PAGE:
archive for September, 2008

Userscript: Google Maps Print: Skip Steps

Last weekend I was printing directions for driving around L.A. and it really bugged me that the starting and/or ending steps of the directions were usually things I already knew.  Since I don’t work at Google, I can’t fix it for everyone, but I can fix it for myself (and maybe for you).  I wrote this little script to modify the Google Maps print directions page so that I can hide any steps that I don’t actually want to print.  If you want to use it, you’ll need to use Firefox and Greasemonkey, then follow the link above to install the script.

Oh, and I have to say thanks to the creators of the jQuery library.  Without it making life (and coding) easier, I probably wouldn’t have have even attempted this project.

Google Chrome: Day 1

Here are my release day thoughts:
There are a couple things that I can do with Firefox that Chrome can’t do that’ll keep me from switching:

  1. Firebug or equivalent JavaScript debugger.  I’m sure this is in the works.  Google writes tons of JavaScript code and really requires a good debugger themselves.  They have some tools in Google Web Toolkit, but for everything else, something in the browser would be great.
  2. Bookmark sharing.  Maybe Google is planing on making the current idea of bookmarks obsolete, but until that time I need an easy way to have the same bookmarks on all of my computers (thanks Foxmarks!).  Oh, and of course they need to add a bookmark manager, but I’m sure that’s coming soon too.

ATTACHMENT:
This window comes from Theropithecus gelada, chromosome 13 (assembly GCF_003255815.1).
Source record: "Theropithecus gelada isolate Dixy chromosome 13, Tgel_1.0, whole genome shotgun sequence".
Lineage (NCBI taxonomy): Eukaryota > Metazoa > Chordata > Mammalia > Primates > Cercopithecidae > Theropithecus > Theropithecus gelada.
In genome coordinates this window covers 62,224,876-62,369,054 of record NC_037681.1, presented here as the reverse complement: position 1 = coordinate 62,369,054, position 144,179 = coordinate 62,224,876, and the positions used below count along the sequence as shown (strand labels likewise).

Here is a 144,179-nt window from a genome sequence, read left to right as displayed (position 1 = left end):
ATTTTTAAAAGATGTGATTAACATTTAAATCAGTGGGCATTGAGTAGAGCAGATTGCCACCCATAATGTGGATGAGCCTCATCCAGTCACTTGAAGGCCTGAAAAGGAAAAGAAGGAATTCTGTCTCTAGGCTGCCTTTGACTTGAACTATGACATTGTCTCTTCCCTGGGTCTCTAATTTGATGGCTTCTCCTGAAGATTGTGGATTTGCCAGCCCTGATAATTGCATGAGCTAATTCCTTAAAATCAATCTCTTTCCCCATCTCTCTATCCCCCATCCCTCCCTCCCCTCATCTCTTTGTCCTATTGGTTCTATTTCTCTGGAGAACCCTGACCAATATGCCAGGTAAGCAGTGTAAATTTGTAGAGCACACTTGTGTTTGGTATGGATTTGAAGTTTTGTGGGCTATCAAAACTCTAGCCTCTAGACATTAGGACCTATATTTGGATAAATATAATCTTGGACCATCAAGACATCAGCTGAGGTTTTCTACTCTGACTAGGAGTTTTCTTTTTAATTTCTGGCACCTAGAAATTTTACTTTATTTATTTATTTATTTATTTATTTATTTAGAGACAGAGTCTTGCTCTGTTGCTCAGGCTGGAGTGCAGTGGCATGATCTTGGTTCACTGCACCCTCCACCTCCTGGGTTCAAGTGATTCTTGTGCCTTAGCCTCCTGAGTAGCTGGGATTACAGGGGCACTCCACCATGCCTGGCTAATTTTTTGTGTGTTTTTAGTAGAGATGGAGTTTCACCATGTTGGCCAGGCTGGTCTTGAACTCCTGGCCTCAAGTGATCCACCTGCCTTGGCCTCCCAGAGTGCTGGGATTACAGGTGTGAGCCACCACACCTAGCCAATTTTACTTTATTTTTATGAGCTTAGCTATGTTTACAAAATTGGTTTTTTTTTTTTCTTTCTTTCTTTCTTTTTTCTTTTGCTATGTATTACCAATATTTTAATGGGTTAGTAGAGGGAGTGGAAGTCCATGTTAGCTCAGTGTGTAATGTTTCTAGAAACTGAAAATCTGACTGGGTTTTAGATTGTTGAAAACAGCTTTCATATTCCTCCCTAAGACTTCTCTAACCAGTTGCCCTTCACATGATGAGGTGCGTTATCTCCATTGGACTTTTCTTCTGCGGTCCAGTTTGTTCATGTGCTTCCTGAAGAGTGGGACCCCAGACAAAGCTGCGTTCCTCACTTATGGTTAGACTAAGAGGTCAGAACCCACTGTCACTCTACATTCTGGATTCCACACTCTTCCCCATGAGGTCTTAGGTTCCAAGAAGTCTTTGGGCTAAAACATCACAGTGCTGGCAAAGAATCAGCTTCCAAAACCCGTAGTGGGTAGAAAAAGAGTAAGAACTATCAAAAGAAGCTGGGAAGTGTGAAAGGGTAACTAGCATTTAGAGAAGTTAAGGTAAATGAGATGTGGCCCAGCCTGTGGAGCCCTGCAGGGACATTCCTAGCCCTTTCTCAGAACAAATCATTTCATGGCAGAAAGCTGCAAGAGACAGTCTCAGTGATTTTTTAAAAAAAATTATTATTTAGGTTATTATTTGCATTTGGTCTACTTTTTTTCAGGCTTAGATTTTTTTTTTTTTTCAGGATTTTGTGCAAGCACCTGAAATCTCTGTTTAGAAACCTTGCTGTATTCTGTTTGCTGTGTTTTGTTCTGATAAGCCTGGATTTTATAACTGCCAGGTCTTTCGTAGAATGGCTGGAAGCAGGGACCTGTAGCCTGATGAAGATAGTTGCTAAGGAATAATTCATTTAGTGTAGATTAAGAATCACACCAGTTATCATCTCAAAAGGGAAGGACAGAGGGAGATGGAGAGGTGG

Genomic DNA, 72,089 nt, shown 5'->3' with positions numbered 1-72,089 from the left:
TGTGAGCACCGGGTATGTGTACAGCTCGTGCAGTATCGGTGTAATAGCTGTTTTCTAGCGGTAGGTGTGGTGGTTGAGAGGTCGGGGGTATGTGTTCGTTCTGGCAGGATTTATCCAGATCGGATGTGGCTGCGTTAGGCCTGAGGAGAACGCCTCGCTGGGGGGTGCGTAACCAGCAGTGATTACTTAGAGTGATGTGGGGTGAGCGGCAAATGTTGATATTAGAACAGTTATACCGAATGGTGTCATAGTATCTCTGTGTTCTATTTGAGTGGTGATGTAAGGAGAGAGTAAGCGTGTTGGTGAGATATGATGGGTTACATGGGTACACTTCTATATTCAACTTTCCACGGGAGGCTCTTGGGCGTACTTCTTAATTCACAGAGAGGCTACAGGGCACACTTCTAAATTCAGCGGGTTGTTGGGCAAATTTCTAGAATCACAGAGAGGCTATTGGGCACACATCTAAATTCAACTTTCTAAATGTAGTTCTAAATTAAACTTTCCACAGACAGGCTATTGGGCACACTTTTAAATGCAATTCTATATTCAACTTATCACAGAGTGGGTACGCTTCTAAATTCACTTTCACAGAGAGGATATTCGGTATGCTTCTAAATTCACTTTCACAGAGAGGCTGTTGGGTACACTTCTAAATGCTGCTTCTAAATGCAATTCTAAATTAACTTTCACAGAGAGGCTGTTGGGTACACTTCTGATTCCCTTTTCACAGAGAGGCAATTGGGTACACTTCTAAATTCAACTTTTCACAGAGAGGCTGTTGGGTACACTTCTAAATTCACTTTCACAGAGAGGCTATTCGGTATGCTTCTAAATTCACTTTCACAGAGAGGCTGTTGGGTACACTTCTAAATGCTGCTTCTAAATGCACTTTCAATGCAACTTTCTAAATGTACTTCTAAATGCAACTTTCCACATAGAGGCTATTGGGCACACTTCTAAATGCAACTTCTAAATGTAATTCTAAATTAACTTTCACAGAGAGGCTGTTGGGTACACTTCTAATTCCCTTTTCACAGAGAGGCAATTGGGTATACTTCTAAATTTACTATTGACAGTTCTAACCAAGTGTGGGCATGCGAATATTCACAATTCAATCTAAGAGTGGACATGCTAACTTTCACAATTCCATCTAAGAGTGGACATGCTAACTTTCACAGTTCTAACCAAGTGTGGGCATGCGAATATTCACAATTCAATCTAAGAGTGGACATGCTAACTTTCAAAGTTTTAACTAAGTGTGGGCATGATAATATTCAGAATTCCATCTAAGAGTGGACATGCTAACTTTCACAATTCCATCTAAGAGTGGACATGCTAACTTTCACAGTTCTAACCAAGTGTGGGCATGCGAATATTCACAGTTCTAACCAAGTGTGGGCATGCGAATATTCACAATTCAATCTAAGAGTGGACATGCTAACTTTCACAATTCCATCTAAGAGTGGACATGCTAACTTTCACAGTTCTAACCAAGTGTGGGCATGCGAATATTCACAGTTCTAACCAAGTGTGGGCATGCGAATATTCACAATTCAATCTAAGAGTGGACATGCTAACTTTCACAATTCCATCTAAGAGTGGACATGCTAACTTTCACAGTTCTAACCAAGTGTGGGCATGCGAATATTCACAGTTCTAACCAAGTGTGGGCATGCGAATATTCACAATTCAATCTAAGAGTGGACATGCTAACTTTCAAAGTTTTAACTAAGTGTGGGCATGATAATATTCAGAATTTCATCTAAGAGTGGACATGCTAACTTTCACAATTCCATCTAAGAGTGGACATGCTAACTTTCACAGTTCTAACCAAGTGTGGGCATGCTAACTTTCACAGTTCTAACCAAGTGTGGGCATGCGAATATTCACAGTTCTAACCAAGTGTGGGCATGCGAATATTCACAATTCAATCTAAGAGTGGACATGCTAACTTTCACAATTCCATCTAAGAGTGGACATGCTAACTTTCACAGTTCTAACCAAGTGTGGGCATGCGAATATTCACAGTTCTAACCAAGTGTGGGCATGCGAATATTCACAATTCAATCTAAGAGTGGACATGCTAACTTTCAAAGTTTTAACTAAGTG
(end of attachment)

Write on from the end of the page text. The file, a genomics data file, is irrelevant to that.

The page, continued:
3. Mac support.  Once again, it’s just a matter of time.
  4. Add-on extensions.  Google has said that they’re working on it.  Hopefully it doesn’t take too long before some good ones are available.  Add-ons are an essential way to customize a browser so that it works how I need it to work without cluttering the system for the other 99% of the users.

Overall, it’s pretty usable, just not quite there yet.  I don’t think I’m ready to recommend it for my friends or family either.

The whole multi-process thing has been making me think.  This kind of architecture would work really well in a distributed environment (like Google’s own data center environment).  If Google could find a way to bring that kind of power to the desktop, their web applications might have a huge boost over all of the other software that isn’t designed to be so parallel.

Another thing that’s very clear is that Microsoft has no incentive to make a good browser.  Their two main moneymakers are Windows and Office.  Making a good web browser would mean that more companies could make good web applications.  Good web applications would mean that Windows would be completely optional.  Building an Office suite on the web would be a lot of work, but a lot of companies are working on it.  If web browsers were 10 times faster (on the same hardware) and had access to the file system in a secure way, there’d be a much better chance for competitors to eat into the Office pie.  Once again, once there are good office suites available online, then Windows is optional and Microsoft would have to really compete.

As a web developer, I have a great incentive to get more people to use better browsers–it makes it easier for me to develop better software.  So, if you know anybody still using IE6, please tell them that they have a choice in browsers and using one that’s 7 years old is not a good thing.

Google Chrome

Some information on Google Chrome was leaked today, primarily this comic.  I’m looking forward to actually trying out the new browser when it’s released.  For now, here are some things I find interesting.